Tag Archives: FMCSR

Are Trucking Companies Handling Your Cargo Properly As Per FMCSR?

As a professional truck driver, you face a number of different tasks on any given day. One such task, possibly one of the most important, is that of the secure transportation of your cargo. You understand the importance of proper cargo handling and weight distribution principles.

Always remember that either trucking companies or truck diver responsibility for the cargo starts as soon as the cargo is loaded into your vehicle and continues all the way through the moment it is removed from your vehicle. Make sure you are constantly aware of state and local requirements concerning cargo handling, especially if you are handling sensitive or hazardous cargo.

Regulatory Requirements

There are a number of regulatory requirements that govern your cargo. As it is being loaded into your vehicle, you need to make sure it is properly secured. Not only can shifting cargo damage it, but it could also post a safety risk to both you and those around you on the road.

Section 391.13 of the Federal Motor Carrier Safety Regulations (FMCSR) demands that you properly locate, distribute and secure your cargo. If you aren’t familiar with the procedures required to ensure your cargo is properly secured, you may want to take a second look at this rule.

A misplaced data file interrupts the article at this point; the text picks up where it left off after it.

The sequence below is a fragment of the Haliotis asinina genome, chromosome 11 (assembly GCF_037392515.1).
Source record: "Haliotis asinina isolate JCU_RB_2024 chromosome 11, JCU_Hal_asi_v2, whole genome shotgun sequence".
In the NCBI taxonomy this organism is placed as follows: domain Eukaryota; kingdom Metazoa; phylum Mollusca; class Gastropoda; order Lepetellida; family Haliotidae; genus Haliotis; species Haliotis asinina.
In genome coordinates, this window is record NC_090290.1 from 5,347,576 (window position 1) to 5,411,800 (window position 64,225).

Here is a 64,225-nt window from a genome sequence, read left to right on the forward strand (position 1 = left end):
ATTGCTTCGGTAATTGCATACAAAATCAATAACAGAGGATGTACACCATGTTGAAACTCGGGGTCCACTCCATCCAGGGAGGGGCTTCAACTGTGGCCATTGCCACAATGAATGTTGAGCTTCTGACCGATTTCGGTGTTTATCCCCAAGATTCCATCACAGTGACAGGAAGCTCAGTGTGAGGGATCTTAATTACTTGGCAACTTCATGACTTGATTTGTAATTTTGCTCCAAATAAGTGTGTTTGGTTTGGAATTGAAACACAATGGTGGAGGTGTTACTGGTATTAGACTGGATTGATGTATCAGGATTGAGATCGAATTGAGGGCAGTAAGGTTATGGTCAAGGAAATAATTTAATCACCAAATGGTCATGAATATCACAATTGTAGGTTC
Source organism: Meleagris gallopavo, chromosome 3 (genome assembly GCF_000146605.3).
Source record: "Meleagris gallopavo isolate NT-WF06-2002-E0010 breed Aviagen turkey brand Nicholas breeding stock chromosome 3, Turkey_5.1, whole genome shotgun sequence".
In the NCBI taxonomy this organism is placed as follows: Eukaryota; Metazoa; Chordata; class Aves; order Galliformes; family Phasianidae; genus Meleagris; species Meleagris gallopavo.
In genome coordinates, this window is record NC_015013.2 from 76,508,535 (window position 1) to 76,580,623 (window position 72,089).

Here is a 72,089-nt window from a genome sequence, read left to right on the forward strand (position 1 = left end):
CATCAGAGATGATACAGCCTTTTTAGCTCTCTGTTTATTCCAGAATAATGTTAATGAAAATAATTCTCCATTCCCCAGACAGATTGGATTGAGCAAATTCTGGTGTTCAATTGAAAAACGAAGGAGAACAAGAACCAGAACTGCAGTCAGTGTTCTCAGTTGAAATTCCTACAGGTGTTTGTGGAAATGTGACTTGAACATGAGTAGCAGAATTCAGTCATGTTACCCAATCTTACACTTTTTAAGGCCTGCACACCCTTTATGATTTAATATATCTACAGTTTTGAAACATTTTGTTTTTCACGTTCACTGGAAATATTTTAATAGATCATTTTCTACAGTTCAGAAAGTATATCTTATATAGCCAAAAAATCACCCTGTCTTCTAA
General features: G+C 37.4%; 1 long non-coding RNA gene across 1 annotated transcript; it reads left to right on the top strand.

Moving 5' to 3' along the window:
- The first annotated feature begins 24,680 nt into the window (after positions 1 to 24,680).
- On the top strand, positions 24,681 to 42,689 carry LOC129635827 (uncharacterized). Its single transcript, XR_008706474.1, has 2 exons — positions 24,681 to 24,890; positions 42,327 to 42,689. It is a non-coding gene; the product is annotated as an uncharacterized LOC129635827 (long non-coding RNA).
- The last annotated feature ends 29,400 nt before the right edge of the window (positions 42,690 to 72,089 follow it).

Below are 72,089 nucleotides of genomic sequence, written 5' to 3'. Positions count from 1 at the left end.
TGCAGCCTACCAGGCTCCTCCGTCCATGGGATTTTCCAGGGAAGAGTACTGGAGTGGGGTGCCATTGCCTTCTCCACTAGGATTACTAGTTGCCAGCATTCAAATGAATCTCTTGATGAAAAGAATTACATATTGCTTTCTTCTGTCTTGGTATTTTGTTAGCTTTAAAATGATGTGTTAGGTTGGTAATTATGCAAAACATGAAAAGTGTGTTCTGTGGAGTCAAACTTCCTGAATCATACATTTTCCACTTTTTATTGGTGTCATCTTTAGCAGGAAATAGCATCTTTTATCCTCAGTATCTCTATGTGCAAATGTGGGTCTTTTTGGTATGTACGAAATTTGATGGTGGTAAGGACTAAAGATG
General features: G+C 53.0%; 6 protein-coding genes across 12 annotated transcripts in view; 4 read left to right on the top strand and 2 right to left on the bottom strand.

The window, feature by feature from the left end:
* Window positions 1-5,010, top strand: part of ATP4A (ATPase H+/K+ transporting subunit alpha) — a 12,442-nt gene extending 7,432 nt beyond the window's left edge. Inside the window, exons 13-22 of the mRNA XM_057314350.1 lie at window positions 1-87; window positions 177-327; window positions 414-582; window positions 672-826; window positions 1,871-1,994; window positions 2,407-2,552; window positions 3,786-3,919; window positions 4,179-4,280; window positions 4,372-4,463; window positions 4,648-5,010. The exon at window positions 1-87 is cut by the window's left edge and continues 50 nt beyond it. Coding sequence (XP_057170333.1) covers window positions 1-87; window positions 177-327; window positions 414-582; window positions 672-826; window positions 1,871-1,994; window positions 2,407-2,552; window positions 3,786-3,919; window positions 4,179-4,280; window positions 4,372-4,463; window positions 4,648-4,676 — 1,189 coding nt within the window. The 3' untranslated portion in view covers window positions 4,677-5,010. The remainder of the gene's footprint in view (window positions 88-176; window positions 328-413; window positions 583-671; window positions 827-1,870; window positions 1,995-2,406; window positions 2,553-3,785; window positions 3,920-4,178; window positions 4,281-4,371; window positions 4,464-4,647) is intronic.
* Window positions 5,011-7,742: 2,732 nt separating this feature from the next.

Move on to Section 392.9 where the FMCSR clearly outline that a vehicle may not be driven without first properly distributing and securing the cargo.

Not only must your cargo be secured, but you have to make sure it doesn’t block your view, interfere with the movement of your vehicle, prevent you from exiting the cab or prevent you from reaching something in the event of an emergency.

More on Regulations

A best practice is to also inspect your load-securing devices within the first 50 miles of a road trip. After that initial inspection, you’ll want to reexamine your cargo security after another 3 hours, or 150 miles, whichever comes first. If go through a change of duty, you’ll want to do a thorough examination then, as well.

One notable exception to this rule is if your vehicle is sealed and you’ve been told not to open or inspect it. Also, if your vehicle is loaded in a way that you can’t inspect it, you may be exempt. For load securement specifics, see Part 393, Subpart I of the FMCSR.